Sciascia entered Italian political history in the wake of the kidnapping and murder by terrorists of Aldo Moro, the president of the Christian Democrat party. More than anyone else, Moro was responsible for the tentative coming together of left and right in what the Communists like to call the “historic compromise” between Christ and Marx, in what Moro himself used to call, with a positively Eisenhowerian gift for demented metaphor, “the inevitable convergence of parallel lines.”

Moro was kidnapped by a mysterious entity known as the Red Brigades. Whoever they were or are, their rhetoric is Marxist. If Italy was shocked by the Moro kidnapping, the intellectuals were traumatized. Since Italy’s intellectuals are, almost to a man, Marxists, this was the moment of truth. Moro was the leader of the party that serves the Agnellis, the Pope, and the American (somewhat fractured) hegemony. If the leader of this party is really being tried by a truly revolutionary Marxist court, well…. Although any communist party is a party of revolution, the Italian party long ago dropped its “to the barricades” rhetoric, preferring to come to power through the ballot box. Until the Moro affair, the Communist Party was prospering. In the previous election they had got well over their usual 30 percent of the vote and it looked as if a coalition government was possible. Christ and Marx were, if not at the altar, getting their prenuptial blood tests. But, suddenly, prenuptial blood tests turned to blood-letting. Why, asked a number of political commentators, are the intellectuals silent?

Eventually, Italy’s premier man of letters, Alberto Moravia, admitted to a feeling of “sorrowing extraneousness” while the young Turks at Lotta Continua (a radical newspaper of the left) proclaimed: “Neither Red Brigades nor the state.” But the real polemic began when it came time to try a number of Red Brigaders in Turin. So many potential jurors received death threats that sixteen refused to serve. When Eugenio Montale said that he “understood” their fear, Italo Calvino took him to task. “The state,” said Calvino, “is all of us.” Calvino chose to cling to what Taoists call “the primal unity.” So did the Communist Party. Contemptuous of Montale’s unease, the Communist leader Giorgio Amendola declared: “Civil courage has never been in great supply among Italian intellectuals.”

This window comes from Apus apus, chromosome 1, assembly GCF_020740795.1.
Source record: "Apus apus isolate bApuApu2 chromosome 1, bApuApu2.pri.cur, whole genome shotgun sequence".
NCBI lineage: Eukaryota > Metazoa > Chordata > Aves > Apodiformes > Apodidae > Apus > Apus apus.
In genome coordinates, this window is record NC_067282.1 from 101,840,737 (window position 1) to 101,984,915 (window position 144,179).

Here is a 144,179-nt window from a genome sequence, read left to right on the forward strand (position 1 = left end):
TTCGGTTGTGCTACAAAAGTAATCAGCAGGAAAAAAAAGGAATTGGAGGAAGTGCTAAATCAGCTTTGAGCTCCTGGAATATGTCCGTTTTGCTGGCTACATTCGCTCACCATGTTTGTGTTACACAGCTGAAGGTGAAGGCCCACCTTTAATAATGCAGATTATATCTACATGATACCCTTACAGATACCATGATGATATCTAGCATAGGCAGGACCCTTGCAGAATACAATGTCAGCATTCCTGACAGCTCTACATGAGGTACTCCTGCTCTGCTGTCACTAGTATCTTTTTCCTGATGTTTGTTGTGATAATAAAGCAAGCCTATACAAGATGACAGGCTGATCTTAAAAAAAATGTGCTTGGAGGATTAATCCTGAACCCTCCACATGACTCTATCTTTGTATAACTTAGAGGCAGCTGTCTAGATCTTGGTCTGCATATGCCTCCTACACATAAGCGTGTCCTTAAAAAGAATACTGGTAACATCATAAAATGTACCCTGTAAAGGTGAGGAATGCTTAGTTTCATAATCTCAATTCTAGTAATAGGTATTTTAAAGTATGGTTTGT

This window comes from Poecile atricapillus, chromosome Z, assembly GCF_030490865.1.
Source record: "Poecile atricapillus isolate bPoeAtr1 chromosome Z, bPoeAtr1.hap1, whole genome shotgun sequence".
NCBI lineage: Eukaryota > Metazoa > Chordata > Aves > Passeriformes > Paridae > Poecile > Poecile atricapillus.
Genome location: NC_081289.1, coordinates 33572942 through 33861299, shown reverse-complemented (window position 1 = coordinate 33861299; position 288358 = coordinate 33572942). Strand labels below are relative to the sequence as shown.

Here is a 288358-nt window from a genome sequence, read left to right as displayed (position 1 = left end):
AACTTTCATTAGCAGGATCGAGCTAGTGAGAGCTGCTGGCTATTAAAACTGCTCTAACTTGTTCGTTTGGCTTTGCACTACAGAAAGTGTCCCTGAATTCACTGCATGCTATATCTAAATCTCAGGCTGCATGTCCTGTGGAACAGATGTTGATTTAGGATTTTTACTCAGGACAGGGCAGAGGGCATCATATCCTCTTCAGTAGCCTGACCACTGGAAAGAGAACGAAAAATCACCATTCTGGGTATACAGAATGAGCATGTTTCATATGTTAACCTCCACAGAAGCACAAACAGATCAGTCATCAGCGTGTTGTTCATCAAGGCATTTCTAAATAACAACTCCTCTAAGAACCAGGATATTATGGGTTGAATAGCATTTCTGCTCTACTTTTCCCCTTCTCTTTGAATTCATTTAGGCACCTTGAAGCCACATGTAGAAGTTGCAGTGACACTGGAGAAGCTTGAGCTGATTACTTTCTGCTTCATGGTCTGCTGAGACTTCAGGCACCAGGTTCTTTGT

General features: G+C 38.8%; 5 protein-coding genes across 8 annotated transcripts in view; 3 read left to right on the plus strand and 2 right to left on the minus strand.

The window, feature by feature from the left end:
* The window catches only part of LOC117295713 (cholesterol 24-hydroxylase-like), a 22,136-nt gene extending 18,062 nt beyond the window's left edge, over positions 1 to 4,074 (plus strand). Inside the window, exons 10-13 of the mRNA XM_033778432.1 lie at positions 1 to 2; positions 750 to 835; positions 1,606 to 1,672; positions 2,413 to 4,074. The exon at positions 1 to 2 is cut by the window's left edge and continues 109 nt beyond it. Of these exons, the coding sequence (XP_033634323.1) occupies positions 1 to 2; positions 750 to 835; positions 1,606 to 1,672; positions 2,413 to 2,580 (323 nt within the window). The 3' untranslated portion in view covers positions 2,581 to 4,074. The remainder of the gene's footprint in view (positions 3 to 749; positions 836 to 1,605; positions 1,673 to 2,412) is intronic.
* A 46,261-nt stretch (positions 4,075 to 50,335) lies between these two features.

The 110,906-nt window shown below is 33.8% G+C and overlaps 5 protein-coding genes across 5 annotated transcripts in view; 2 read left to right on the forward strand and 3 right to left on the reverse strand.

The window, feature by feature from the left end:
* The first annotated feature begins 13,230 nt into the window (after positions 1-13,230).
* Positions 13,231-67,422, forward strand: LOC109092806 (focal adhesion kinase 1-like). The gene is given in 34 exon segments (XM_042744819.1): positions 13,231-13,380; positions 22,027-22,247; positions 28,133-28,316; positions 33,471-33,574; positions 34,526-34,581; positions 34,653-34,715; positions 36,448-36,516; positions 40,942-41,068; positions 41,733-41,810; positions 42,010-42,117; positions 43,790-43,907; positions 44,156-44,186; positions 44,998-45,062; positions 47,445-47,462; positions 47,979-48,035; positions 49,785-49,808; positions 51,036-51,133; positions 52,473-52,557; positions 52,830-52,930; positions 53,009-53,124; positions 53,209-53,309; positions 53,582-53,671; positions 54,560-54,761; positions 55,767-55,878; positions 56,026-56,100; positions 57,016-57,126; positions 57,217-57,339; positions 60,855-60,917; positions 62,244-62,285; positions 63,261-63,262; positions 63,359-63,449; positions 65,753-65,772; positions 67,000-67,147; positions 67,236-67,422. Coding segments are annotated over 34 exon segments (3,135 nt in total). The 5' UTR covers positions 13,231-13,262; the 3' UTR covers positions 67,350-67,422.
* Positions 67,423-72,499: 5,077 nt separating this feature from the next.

With that Sciascia went into action. “I intervened,” he said later, “because of Calvino’s article, in which he expressed embarrassment and concern when Montale said that he ‘understood’ the sixteen citizens of Turin who refused to be jurors. I felt that I ought to contribute to the debate: I, too, understood the sixteen citizens, just as I understood Montale…even I might have declined the honor and the burden of being a juror. What guarantee, I asked, does this state offer when it comes to the protection of those citizens who put themselves at risk by becoming jurors? What guarantee against theft, abuse of power, injustice? None. The impunity that covers crimes committed against the general public and the general good was worthy of a South American regime.” As for the Red Brigades: “All my life, everything that I’ve thought and written makes it clear that I cannot take the side of the Red Brigades.”

Sciascia then turned on Amendola. “For him the state must be a sort of mythical and metaphysical entity….” Sciascia’s own view of the state is less exalted: a state is a system of well-coordinated services. “But when those services are inadequate or lacking then one must repair them or make something new. If this is not done, then one is defending nothing but corruption and in-efficiency under the pretext that one is defending the state.” As for Amendola (and, presumably, the Communist Party), he “was simply animated by the desire for an authoritarian state…and from a visceral aversion for non-conforming writers.”

Ultimately, Sciascia has taken the line that “the Italian Communist Party has become a precise mirror-image of the Christian Democrat Party.” Consequently, “one can only make two hypotheses: either the Communist Party has not the capacity to make a valid opposition, and Italians have credited the party with qualities that it never had, or the Italian party is playing the game ‘the worse things are the better’ or ‘to function least is to function best’…. These two parties seem to be intertwined and interchangeable not only in their existence today but in their future.”

Now, in 1979, Sciascia has moved toward new perceptions if not, necessarily, realities. To the statement, “We cannot not be socialist” (the famous paraphrase of Croce’s “we cannot not be Christians”), he replies that things have changed as “it is plain that, at the level of collective humanity, socialism has known failures even more serious than those of Christianity.” For Italian intellectuals of Sciascia’s generation, this is a formidable heresy. But he goes even further. Contemplating those who speak of Marxism with a human face, he responds, “I respect their position, but I retain the idea that ‘an authentic Marxism’ is a utopia within a utopia, a dream, an illusion.” Nevertheless, he cannot be anti-communist. This is the dilemma that faces any Italian who takes politics seriously. To the question: what would you like to see happen next? Sciascia replied, perhaps too simply, “The creation of a social democratic party.” But then, less simply, he acted upon his own words, and stood for parliament in the Radical Party interest. Like a growing number of Italians, Sciascia finds appealing a party which compensates for its lack of ideology with all sorts of ideas. In the last election, the party tripled its vote.